Claiming to be wise, they became fools, and exchanged the glory of the immortal God for images resembling mortal man and birds and animals and creeping things. Therefore God gave them up in the lusts of their hearts to impurity, to the dishonoring of their bodies among themselves, because they exchanged the truth about God for a lie and worshiped and served the creature rather than the Creator, who is blessed forever! Amen.
According to Romans 1, what other obstacles can keep us from a heart of repentance?
Pride; claiming to be wise. Foolishness; pursuing our worth, identity and joy in created things rather than Creator God. Lust in our hearts; the idea of using creation to gratify ourselves rather than as a means to glorify God.
The Power to Repent
To repent and believe is extremely difficult, and is actually impossible, to do in our own power or strength. Scripture tells us that God must give us a new heart and lead us to repentance through His lovingkindness.
“I will give you a new heart and put a new spirit in you; I will remove from you your heart of stone and give you a heart of flesh. 27 And I will put my Spirit in you and move you to follow my decrees and be careful to keep my laws.”
Or do you presume on the riches of his kindness and forbearance and patience, not knowing that God’s kindness is meant to lead you to repentance?
Why must God change our hearts in order for us to truly repent? Why can’t we do this in our own strength?
Because doing this in our own strength is not trusting in Christ and giving God the glory that He alone is do. To change my behavior in my own strength is moralistic deism. I believe there is a God and that I must clean myself up before He can accept me. This completely robs God of the glory that the Gospel brings to His name. It is saying that my relationship with God has to be on my terms rather than on HIs. It’s saying that my self-righteousness is more powerful than the righteousness of Christ. It’s saying that Christ’s work on the cross was not enough. This is why Isaiah tells us our most righteous deeds are like filthy rags (Isaiah 64:6). Moralistic deism is a complete mockery of all God has done, and it is a denying of His unconditional love for us through the finished work of Christ on the cross.
“In short, a man must be set free from the sin he is , which makes him do the sin he does.”
Would it really be good news if repentance and change was purely up to our ability to do better? Why or why not?
Not at all. Moralism, the ability to change yourself, can only lead to one of two places. You will either become arrogant, prideful and self-righteous because you actually think you have done enough to be considered good and, therefore, you look down your nose at “those weaker people who lack the discipline and self-control you have.” Or, you become hopeless and condemned because you realize that no matter how hard you try you just can’t seem to make the change. You might tweak your behavior for a bit, but in the end your heart goes right back to the habit. Moralism is a constant teeter-tottering between self-righteous pride and self-loathing condemnation. This is why the Gospel is Good News. It tells us that we are so bad that Christ had to die for us, and that humbles us and destroys our pride. But, the Gospel also tells us that we are so loved that Christ wanted to die for us, and that lifts us up out of the despair and condemnation of our failures. Moralism leads to pride or condemnation, but the Gospel leads to thanksgiving and worship.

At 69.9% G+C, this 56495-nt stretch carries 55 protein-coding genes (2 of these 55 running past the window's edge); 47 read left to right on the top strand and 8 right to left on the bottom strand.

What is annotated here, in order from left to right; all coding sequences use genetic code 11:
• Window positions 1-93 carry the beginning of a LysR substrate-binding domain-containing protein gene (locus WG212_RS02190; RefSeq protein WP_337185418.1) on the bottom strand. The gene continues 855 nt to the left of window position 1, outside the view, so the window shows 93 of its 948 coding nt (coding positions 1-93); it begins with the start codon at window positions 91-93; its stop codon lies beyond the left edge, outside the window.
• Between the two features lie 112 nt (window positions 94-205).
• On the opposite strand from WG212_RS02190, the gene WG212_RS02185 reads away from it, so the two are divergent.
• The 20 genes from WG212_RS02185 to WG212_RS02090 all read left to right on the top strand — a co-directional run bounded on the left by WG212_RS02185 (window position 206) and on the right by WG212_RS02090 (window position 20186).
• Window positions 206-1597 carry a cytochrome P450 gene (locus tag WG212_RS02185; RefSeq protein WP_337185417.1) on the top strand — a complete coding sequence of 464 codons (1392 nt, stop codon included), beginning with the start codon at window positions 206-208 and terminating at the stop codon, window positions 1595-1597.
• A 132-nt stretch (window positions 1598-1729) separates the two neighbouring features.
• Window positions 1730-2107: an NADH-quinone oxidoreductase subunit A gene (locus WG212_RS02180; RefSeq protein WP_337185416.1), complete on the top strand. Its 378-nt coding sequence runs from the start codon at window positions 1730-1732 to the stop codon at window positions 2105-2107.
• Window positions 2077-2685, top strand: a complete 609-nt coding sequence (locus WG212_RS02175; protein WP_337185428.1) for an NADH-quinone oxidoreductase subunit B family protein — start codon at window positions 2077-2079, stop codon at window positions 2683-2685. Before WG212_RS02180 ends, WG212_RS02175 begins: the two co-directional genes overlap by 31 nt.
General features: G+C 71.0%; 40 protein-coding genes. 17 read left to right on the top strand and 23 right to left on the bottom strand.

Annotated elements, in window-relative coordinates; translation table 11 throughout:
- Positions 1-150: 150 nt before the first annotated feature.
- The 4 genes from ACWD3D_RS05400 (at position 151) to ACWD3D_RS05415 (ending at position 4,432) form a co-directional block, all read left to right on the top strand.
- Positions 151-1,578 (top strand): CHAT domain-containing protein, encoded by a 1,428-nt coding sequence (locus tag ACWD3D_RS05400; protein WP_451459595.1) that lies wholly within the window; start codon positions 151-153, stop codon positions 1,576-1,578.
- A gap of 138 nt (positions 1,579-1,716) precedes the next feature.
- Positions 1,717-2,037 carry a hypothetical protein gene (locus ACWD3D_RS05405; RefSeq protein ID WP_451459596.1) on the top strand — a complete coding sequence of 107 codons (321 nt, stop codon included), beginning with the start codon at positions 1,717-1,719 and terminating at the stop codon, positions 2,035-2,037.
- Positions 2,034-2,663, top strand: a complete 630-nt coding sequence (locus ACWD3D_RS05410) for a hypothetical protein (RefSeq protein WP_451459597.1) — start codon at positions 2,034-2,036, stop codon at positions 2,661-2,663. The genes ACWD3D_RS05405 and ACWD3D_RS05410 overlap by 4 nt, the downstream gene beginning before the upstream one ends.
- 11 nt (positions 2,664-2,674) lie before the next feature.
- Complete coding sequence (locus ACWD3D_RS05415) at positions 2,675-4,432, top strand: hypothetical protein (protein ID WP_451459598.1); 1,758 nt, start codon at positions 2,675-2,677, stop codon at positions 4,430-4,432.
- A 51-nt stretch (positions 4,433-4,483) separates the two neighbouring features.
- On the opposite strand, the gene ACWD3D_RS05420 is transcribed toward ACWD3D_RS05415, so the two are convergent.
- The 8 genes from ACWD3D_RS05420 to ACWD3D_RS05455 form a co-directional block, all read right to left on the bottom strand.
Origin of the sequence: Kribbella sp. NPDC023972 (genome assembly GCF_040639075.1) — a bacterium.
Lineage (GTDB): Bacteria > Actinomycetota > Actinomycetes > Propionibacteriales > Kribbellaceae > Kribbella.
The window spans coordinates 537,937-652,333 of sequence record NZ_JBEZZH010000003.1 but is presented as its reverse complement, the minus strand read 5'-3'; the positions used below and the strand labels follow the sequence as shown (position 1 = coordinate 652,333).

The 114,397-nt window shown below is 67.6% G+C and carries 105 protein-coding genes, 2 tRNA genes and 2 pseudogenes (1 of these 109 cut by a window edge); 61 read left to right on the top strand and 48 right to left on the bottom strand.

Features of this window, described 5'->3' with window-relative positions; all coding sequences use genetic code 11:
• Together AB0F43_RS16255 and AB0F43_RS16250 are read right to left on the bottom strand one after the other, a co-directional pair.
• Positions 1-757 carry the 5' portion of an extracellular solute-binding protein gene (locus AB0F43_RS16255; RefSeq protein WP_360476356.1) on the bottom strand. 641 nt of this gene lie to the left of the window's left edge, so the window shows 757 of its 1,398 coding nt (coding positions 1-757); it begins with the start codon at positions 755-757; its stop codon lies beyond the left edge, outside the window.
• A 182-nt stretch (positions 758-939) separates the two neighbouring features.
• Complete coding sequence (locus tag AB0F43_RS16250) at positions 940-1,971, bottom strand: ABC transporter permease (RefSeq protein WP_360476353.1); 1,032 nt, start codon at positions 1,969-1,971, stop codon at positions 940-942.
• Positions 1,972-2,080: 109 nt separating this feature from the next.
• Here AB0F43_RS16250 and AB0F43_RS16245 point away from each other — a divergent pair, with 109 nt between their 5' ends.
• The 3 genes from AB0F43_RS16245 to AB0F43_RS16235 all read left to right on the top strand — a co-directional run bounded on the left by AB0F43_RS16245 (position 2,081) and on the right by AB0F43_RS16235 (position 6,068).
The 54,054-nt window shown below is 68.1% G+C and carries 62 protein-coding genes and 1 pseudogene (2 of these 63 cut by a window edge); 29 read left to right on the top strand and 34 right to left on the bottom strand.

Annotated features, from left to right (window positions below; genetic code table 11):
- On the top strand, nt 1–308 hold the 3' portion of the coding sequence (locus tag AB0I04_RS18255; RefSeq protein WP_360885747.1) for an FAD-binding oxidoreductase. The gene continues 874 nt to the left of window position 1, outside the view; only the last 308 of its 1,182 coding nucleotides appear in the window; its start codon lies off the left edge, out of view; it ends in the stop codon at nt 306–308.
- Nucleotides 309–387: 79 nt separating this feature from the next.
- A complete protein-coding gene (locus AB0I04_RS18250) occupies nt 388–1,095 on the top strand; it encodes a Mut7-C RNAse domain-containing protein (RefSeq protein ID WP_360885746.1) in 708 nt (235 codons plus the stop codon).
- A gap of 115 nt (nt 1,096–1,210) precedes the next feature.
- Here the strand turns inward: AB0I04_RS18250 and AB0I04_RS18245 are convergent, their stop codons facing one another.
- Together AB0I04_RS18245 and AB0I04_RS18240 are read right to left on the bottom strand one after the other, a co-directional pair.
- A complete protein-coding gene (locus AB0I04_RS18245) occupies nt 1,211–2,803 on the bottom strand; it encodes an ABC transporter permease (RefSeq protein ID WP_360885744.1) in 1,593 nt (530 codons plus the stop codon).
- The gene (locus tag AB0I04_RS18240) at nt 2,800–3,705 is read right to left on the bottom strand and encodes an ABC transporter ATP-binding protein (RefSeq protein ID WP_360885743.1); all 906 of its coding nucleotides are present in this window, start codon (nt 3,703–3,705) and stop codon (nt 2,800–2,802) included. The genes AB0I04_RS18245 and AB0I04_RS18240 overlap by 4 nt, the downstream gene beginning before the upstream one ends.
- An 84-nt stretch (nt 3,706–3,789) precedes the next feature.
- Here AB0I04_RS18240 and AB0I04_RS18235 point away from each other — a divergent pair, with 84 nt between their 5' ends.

The Sign of Repentance
Jacquelyn K. Heasley
“It’s one thing not to sin—it’s another not to want to!”
If our works cannot earn righteousness or change our hearts, then what role does our works play when it comes to repenting from sin and following Jesus?
Our works, or another way of putting it is our behavior, does not earn our righteousness or repentance, but they are an indication that we have been made righteous and have been brought to repentance. In the same way that fruit is an indicator of what type of tree it is you are looking at, so our works are an indicator of what type of heart we are living with. An apple doesn’t make the tree an Apple Tree, it simply shows us that it is an Apple Tree. In the same way, our works don’t make us repentant or transformed, but they do indicate that we have been brought to repentance and transformed. When James, “Faith without works is dead,” he is not saying that if you don’t do enough you can’t be saved. He is saying that the life you live is an indicator as to whether your faith is truly in Christ or in something else.
“I would far rather feel remorse than know how to define it.”
What do you suppose A’Kempis means by this? What is the difference between feeling remorse and just being able to define it?
All through the New Testament we see a close correlation between repentance and faith and water baptism. Why is water baptism so closely connected with the idea of repentance and faith?
Water baptism is a sign of repentance and the covenant we have with God through Christ. It is a sign that our old sinful nature has been buried with Christ and we have been raised with Him to live a new life by the power of His resurrection. It shows that the fleshly desires of our heart have been cut away by the hand of God through a spiritual circumcision. It shows that we have been delivered out of the hands of the slavery of sin and brought into a new land by the blood of Jesus. Baptism is not what saves us, but it is a public display and sign that we have been transformed and made new by the Holy Spirit.
If you have been water baptized, how has that moment impacted your life? If you have not been water baptized, how might the understanding of repentance and faith change your perspective on that?
Charles H. Spurgeon
“If you are renewed by grace, and were to meet your old self, I am sure you would be very anxious to get out of his company.”
Thankfully, the Gospel is not about God waiting for us to clean ourselves up before we can have a relationship with Him. However, what Jesus accomplished on our behalf absolutely transforms our hearts and makes us new from the inside. That transformation is evidenced by a life of repentance of sin and faith in the finished work of Christ as our substitute.